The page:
Deafheaven: Sunbather Album Review

Recently, through some internet surfing, I came across the album Sunbather, by Deafheaven. I knew literally nothing about it besides its pretty strong critical acclaim, and cool cover art, so I went in blind and gave it a listen. The soothing pinks and oranges of said cover art told me their music would be smooth, and poppy; something I don’t listen to too often, but a nice change of pace. This meant I was not necessarily anticipating what I would eventually hear; a loud, intense journey through black metal… I guess it did end up being a change of pace. Confused, but intrigued, as someone who doesn’t particularly listen to this subgenre of metal, I sat down and did my best to come up with an album review anyways. My thoughts and opinions on it surprised even me.

The first thing someone will probably point out when listening to one of these songs is the vocal pattern. The raw and intense screaming of lead singer George Clarke are similar to those stereotypical “screamo” bands most people think of. Most audiences are probably not huge fans of this, and I myself don’t typically care for this vocal style, but it didn’t end up being a problem for me personally. The vocals aren’t featured in a majority of the album, and when they are, they’re more featured as a background to the instrumental than anything else. So for me, it wasn’t taking away from the rest of it musically, and was pretty easy to ignore. I see it more as a result of the genre than anything else.

Now that the elephant is out of the room, we can finally discuss the rest of the album.

The instrumentals are really what carry their sound, and make it incredibly epic, creative, progressive, and interesting. The album is filled with 4 enormous songs, and 3 shorter interludes between them, making it a lengthy journey with many breaks. Each song starts off in its own unique way, goes through many epic musical sections, and eventually reaches a conclusion that blends into the next piece. The music, and the album as a whole is very complex, which doesn’t really allow it to get old, because it’s always switching something up. This makes it really interesting to listen to all together, but I imagine each individual song would probably sound worse out of context. This isn’t necessarily a bad thing, but something to keep in mind. The musical flexibility of Deafheaven was very impressive, especially out of a band coming out of this genre. The album features everything from piano and acoustic guitar, to the typical heavy bass and guitar riffs, to spoken word/recordings of speeches. It’s incredibly diverse.

The album is filled with moments that remind me of other bands. For example, towards the middle or end of “Sunbather,” there’s a repeating guitar chord that sound like something out of a Cure song. Also, some of the interludes sound exactly like the Velvet Underground. The different genres they cover are astounding.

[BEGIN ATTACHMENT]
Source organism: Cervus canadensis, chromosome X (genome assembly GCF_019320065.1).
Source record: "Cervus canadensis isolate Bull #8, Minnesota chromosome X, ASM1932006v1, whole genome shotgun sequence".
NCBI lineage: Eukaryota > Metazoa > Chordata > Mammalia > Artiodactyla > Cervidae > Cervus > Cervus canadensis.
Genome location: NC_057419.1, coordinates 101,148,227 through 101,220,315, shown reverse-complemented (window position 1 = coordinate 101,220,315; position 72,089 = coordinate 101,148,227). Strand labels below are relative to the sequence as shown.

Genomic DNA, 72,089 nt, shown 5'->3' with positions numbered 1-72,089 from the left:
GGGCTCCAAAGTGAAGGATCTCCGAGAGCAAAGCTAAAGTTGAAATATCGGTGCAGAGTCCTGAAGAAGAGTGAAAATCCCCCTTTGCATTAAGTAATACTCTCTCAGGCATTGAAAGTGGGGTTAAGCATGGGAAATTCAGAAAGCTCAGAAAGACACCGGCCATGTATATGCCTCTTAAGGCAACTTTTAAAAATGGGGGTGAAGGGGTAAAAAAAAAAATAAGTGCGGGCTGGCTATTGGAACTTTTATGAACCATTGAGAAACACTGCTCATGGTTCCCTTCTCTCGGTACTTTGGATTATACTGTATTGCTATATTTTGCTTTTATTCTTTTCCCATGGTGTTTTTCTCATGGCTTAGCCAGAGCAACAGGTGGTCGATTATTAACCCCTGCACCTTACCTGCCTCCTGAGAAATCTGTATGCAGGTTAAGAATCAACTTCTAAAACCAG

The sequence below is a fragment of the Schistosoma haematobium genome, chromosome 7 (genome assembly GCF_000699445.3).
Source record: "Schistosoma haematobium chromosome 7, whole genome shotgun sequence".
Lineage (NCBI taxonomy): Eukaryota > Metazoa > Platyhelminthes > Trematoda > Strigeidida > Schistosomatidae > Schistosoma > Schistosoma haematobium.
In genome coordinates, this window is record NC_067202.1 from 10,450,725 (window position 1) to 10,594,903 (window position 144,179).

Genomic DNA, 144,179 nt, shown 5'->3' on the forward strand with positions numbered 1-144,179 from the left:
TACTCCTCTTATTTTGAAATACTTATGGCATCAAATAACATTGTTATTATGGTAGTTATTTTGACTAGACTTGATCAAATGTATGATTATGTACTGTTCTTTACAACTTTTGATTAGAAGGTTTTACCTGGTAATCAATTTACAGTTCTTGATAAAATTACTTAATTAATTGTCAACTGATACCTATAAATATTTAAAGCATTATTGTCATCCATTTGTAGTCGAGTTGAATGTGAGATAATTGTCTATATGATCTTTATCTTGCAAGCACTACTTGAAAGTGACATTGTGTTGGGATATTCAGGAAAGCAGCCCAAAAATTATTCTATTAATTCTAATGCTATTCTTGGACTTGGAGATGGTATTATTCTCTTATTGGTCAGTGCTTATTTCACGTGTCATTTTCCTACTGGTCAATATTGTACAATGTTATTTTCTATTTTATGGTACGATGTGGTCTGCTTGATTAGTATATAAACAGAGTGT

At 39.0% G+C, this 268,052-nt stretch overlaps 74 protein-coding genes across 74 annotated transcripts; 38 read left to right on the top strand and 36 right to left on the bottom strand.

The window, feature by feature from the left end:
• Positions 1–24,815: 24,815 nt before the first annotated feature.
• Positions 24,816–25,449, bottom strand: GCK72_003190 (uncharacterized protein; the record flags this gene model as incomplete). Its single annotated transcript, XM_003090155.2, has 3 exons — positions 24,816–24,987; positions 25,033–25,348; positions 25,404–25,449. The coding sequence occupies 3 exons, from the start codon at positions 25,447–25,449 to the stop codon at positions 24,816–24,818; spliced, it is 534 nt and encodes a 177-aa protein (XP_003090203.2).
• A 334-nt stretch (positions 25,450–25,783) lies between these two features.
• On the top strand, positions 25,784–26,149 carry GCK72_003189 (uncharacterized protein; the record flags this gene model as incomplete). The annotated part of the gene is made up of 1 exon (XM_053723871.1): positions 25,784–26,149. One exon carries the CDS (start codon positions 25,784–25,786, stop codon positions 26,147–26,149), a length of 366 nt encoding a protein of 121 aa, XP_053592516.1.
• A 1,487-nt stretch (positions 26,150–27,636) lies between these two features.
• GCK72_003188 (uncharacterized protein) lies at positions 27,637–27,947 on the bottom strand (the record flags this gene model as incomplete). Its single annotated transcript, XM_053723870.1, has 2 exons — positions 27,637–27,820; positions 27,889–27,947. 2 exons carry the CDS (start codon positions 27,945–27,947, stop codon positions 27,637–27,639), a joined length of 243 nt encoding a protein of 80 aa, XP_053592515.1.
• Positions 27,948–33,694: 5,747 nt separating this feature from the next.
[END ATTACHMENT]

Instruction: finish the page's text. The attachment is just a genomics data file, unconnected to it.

This diversity and style make it really hard to view as black metal, though. I later learned that the band itself doesn’t really subscribe to the belief that they’re a black metal or shoegaze metal band. They claim they don’t fit the look or the aesthetic, and I completely agree. There’s certain moments where their musical style completely shifts into a different genre, and even when it’s heavy metal, the darkness of black metal isn’t there. I constantly found myself saying “This is heavy, but it’s not dark.” when listening to the album. The lighter, laid back guitar chords combine with raw vocals and driving drums to make epic, victorious, and even happy ballads. They’re just much heavier than normal. But I think this makes the music so much more interesting. Taking a genre, and sticking with the sound, but shifting the mood creates a very fresh take on something typically overdone.

The work of Deafheaven on their albumĀ Sunbather is outstanding. After hearing the beginning of the intro song, “Dream House,” I was unsure what I would end up thinking, but I was pleasantly surprised. Pushing the boundaries of the genre, they take an avant-garde approach to the world of black metal, and it makes it intriguing. The biggest problems I had with the album were the vocal style (I eventually got over this), and the fact that the ending is a fade out instead of a satisfying ending. And if the worst parts of an album are the ending, and having to google lyrics (which I already do for the most part), it’s a pretty good album. I’m thinking this is an 8.5 out of 10.

Listen to it yourself and let me know what you think, and tune in for more album reviews soon on the way!

Favorite Track(s): “Vertigo”

Least Favorite Track(s): None really

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